When To Sell Those Mutual Funds

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420x316-grad-lee Dee Lee
Dee Lee is a Certified Financial Planner who received a diploma in...
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BOSTON (CBS) – The number one reason to sell is when your goals or objectives are met and you need the dollars to pay for the goal.

As you are getting closer to reaching your goals you should be thinking about changing the asset allocation of the investment.

For example, your son is a sophomore in high school, college is only 2½ years away. Any new contributions to the college savings should remain in cash and it’s a good idea to begin to shift some of the stock investments into cash over the next couple of years so you have at least the first and second year’s tuition available.

Another example, you are 55 and want to retire in 10 years or so. You are pretty much invested in stock mutual funds right now. All of your new retirement contributions should go into the bonds, cash equivalent, or the stable fund choices.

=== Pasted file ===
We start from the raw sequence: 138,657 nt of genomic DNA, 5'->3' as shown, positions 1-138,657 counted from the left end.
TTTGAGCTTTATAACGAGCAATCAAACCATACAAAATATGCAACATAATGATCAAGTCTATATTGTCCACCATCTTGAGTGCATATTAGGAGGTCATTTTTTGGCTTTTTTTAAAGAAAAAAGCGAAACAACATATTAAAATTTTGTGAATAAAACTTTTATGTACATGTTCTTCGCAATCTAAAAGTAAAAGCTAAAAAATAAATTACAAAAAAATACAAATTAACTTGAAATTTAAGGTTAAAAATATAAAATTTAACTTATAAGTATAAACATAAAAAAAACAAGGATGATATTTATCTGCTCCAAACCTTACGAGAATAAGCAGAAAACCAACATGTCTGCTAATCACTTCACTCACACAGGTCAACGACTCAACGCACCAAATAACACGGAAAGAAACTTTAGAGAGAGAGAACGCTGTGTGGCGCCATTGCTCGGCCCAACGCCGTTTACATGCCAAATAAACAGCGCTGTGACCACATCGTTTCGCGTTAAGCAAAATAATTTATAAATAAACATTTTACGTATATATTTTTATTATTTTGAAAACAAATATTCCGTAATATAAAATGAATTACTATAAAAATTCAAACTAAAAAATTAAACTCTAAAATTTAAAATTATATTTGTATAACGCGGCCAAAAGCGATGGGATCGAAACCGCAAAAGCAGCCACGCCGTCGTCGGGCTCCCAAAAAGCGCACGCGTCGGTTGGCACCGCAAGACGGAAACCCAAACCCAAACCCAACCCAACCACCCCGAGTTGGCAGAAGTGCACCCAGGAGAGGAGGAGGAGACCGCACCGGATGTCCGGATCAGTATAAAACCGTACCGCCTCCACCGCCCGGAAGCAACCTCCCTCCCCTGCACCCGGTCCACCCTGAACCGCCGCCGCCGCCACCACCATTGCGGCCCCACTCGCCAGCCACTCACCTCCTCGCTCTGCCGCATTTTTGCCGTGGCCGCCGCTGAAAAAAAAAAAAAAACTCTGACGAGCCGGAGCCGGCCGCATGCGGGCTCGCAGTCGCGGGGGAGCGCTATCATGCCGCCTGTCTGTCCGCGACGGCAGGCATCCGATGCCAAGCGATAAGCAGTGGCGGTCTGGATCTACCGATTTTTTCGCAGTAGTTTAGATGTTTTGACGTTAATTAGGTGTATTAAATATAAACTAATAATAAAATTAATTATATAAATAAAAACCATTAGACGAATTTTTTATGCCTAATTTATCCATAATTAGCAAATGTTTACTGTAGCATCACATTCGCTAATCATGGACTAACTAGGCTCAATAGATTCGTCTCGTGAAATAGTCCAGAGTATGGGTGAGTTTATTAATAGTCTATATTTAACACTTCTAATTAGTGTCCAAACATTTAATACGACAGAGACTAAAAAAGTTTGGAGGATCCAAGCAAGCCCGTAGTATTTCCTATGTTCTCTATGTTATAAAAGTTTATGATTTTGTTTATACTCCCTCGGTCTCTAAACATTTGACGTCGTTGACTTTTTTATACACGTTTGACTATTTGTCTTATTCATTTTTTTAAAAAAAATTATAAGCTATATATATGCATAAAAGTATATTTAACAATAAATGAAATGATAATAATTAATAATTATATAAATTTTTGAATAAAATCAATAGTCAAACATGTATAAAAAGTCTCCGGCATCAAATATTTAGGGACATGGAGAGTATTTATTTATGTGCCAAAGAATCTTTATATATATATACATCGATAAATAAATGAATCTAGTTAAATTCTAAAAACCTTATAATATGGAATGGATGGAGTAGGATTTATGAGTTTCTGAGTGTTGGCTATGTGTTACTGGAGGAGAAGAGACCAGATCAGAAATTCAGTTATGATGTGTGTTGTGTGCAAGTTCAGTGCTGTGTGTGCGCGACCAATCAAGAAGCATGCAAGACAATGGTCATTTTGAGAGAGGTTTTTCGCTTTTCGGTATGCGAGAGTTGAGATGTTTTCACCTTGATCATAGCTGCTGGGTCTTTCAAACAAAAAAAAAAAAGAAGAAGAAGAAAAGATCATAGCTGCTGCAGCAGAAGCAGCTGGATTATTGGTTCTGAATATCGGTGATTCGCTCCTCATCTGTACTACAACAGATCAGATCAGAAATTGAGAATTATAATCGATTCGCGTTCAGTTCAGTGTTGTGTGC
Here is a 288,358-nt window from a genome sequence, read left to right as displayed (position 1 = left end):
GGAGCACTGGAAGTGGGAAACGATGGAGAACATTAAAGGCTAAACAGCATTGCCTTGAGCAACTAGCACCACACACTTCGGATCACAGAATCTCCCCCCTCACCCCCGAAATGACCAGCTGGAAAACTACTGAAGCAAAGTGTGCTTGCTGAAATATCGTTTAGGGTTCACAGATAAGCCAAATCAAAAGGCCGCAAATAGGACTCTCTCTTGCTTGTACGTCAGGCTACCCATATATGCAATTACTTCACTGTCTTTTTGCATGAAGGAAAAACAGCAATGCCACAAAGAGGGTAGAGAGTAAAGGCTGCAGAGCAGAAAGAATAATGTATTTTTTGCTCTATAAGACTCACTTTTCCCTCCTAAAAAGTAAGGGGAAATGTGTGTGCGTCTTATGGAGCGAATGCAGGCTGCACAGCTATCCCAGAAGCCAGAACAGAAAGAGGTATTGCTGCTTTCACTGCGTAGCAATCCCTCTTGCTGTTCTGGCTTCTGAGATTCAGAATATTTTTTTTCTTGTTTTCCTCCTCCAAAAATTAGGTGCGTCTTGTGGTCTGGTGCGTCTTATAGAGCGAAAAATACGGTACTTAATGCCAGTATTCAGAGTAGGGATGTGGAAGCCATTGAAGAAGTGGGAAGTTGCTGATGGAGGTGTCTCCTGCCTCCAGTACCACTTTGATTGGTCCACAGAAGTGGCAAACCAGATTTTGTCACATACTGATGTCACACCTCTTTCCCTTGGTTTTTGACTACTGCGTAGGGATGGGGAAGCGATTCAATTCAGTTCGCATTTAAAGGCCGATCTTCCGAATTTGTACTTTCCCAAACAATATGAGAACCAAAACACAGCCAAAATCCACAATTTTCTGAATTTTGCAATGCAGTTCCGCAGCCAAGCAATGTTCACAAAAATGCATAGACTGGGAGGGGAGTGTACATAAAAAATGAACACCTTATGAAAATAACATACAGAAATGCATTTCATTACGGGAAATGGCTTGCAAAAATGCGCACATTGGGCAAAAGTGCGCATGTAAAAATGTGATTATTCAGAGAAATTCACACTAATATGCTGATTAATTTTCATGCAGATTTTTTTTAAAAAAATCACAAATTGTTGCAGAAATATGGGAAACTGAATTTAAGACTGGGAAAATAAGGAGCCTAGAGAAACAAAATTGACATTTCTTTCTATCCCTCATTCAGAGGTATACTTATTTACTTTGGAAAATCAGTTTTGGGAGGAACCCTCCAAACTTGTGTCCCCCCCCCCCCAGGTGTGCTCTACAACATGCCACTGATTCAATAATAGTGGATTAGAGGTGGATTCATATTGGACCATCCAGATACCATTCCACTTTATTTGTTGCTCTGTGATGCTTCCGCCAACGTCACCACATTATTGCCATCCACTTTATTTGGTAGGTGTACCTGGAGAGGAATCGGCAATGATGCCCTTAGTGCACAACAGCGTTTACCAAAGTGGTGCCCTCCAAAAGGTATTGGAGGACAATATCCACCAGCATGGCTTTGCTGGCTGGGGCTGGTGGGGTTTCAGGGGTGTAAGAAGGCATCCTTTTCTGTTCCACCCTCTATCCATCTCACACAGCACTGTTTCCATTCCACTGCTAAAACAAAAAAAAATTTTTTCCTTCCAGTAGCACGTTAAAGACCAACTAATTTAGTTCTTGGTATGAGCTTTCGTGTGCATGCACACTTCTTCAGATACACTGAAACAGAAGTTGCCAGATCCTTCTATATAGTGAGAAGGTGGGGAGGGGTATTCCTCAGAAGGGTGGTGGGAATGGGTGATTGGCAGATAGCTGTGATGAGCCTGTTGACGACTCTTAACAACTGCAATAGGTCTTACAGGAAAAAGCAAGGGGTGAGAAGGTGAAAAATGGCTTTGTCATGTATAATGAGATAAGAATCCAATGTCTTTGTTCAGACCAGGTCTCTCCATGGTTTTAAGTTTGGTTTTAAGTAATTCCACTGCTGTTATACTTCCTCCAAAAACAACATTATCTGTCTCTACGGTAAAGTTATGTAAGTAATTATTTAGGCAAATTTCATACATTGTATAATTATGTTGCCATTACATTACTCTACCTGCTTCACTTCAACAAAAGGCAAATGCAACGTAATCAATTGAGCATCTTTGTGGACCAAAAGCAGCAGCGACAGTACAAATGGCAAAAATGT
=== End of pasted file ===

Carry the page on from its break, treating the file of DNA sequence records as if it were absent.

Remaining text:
You will be diversifying your portfolio and in ten years you would have a balanced portfolio that would serve you well in retirement.

Another reason to sell your mutual fund is if it is under performing the benchmarks and its peers. You can cut it a little slack here. Compare those one-year, 3-year and 5-year performance numbers. If it doesn’t make it, you might want to cut it from the portfolio. But one poor year for a very good fund is not enough to sell in my mind.

Consider selling if there are legal problems with the mutual fund company or your particular mutual fund or the fund managers. The SEC is trying to protect investors and make them aware of problems but only you can pull your money out of those funds.

Morningstar reports will also help here by listing the manager’s education and experience in their next update on the fund. Also utilize the Mutual Fund Observer newsletter for research on funds. They don’t tell you when to buy mutual funds but when to sell a mutual fund.

One more thing:  A bit of history. The last major recession was 1973-1974. If you had invested $1 million in the S&P 500 on January 2, 1973, one year later you would have $853,450, one year and 9 months later it would only be worth $573,780.

If you had pulled out of the market and put your money in a 5% CD in 10 years you would have $934,627. Almost fully recovered.

But if you had not touched the investment you would have recovered in two years and in 10 years you would have had $2.4 million.

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